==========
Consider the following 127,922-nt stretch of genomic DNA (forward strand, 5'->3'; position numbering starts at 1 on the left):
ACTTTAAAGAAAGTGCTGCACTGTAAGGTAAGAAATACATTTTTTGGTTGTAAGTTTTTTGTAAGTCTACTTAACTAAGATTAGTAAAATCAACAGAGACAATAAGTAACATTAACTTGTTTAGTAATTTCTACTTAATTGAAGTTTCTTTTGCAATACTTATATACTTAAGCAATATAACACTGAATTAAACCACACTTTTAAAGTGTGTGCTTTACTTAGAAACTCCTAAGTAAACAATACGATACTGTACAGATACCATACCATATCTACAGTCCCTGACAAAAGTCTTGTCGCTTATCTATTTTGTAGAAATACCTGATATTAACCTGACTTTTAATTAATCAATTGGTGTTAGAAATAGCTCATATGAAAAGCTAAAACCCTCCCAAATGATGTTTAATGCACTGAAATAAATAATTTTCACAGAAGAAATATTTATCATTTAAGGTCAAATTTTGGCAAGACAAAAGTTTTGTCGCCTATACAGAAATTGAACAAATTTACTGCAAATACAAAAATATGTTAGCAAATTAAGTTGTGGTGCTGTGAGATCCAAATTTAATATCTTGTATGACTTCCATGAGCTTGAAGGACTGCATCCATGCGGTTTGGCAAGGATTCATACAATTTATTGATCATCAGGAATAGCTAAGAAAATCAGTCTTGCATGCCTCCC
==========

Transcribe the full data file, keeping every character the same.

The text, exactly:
Consider the following 127,922-nt stretch of genomic DNA (forward strand, 5'->3'; position numbering starts at 1 on the left):
ACTTTAAAGAAAGTGCTGCACTGTAAGGTAAGAAATACATTTTTTGGTTGTAAGTTTTTTGTAAGTCTACTTAACTAAGATTAGTAAAATCAACAGAGACAATAAGTAACATTAACTTGTTTAGTAATTTCTACTTAATTGAAGTTTCTTTTGCAATACTTATATACTTAAGCAATATAACACTGAATTAAACCACACTTTTAAAGTGTGTGCTTTACTTAGAAACTCCTAAGTAAACAATACGATACTGTACAGATACCATACCATATCTACAGTCCCTGACAAAAGTCTTGTCGCTTATCTATTTTGTAGAAATACCTGATATTAACCTGACTTTTAATTAATCAATTGGTGTTAGAAATAGCTCATATGAAAAGCTAAAACCCTCCCAAATGATGTTTAATGCACTGAAATAAATAATTTTCACAGAAGAAATATTTATCATTTAAGGTCAAATTTTGGCAAGACAAAAGTTTTGTCGCCTATACAGAAATTGAACAAATTTACTGCAAATACAAAAATATGTTAGCAAATTAAGTTGTGGTGCTGTGAGATCCAAATTTAATATCTTGTATGACTTCCATGAGCTTGAAGGACTGCATCCATGCGGTTTGGCAAGGATTCATACAATTTATTGATCATCAGGAATAGCTAAGAAAATCAGTCTTGCATGCCTCCC